Dietary intakes and anxiety
Table 4 shows the findings about association between dietary intakes and anxiety. Those who used egg more than once per week had meaningfully lower anxiety chance than none-consumers (OR: 0.75, CI: 0.58–0.98). This relation remained unchanged after more controlling for BMI (OR: 0.72, CI: 0.55–0.94). Furthermore, the persons with consumption of vegetables more than one serving per day had 26% lower anxiety chance in compared with those consumed no vegetables (OR: 0.74, CI: 0.58–0.93). This protective effect remained after furthermore adjustment for BMI (OR: 0.74, CI: 0.58–0.93). Similarly, the chance of anxiety among individuals who used fruits more than once serving per day was significantly lower than none-consumers (OR: 0.70, CI: 0.54–0.90). This finding did not change after more controlling for BMI (OR: 0.70, CI: 0.53–0.91). Moreover, drinking1–2 glasses of milk per week was meaningfully associated with decreased odds of anxiety than none-consumption (OR: 0.71, CI: 0.6–0.85). This association remained after furthermore adjustment for BMI (OR: 0.73, CI: 0.61–0.87). Meanwhile, anxiety chance among subjects with consumption 1–2 glasses of yogurt was significantly lower than none-consumers (OR: 0.55, CI: 0.41–0.74). An additional adjustment for BMI did not change this relation (OR: 0.54, CI: 0.4–0.73). But, no significant association was observed between other dietary intakes and anxiety.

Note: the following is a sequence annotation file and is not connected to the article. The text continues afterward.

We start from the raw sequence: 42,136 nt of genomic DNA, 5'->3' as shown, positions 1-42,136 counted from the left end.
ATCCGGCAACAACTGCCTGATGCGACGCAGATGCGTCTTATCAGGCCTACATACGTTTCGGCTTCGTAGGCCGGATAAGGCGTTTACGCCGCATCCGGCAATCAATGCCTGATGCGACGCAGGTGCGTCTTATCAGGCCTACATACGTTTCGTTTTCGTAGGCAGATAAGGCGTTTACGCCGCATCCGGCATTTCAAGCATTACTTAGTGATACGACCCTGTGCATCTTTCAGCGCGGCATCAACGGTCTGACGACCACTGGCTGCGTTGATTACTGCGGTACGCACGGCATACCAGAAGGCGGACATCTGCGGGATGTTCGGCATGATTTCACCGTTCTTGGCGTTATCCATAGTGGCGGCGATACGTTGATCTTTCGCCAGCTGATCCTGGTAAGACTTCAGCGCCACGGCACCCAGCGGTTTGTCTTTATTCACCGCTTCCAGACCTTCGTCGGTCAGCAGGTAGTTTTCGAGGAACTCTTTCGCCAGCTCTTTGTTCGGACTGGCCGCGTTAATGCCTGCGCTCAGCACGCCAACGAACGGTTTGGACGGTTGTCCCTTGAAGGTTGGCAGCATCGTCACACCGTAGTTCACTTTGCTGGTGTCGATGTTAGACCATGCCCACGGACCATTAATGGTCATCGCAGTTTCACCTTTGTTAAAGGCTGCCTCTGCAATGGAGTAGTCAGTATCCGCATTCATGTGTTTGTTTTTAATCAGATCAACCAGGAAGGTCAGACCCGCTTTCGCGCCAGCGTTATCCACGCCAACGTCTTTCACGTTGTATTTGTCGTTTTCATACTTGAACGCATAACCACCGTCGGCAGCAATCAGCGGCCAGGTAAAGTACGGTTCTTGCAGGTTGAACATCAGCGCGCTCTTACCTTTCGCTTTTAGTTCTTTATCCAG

Dietary intakes and stress
The findings of assessing the relation between dietary intakes and stress had been shown in Table 5. Vegetables consumption was inversely associated with stress (OR: 0.59, CI: 0.42–0.82). This protective effect remained significant after more controlling for BMI (OR: 0.59, CI: 0.42–0.82). Similarly, fruits intake was associated with lower stress chance (OR: 0.59, CI: 0.42–0.83). This association did not change after further adjustment for BMI (OR: 0.6, CI: 0.43–0.85). It was also observed that the subjects who drank 1–2 glasses of milk per week had decreased odds of stress than none-consumers (0.60: 0.47–0.76). An additional adjustment for BMI did not change this finding (0.61: 0.47–0.77). However, no association was found between other dietary intakes and stress.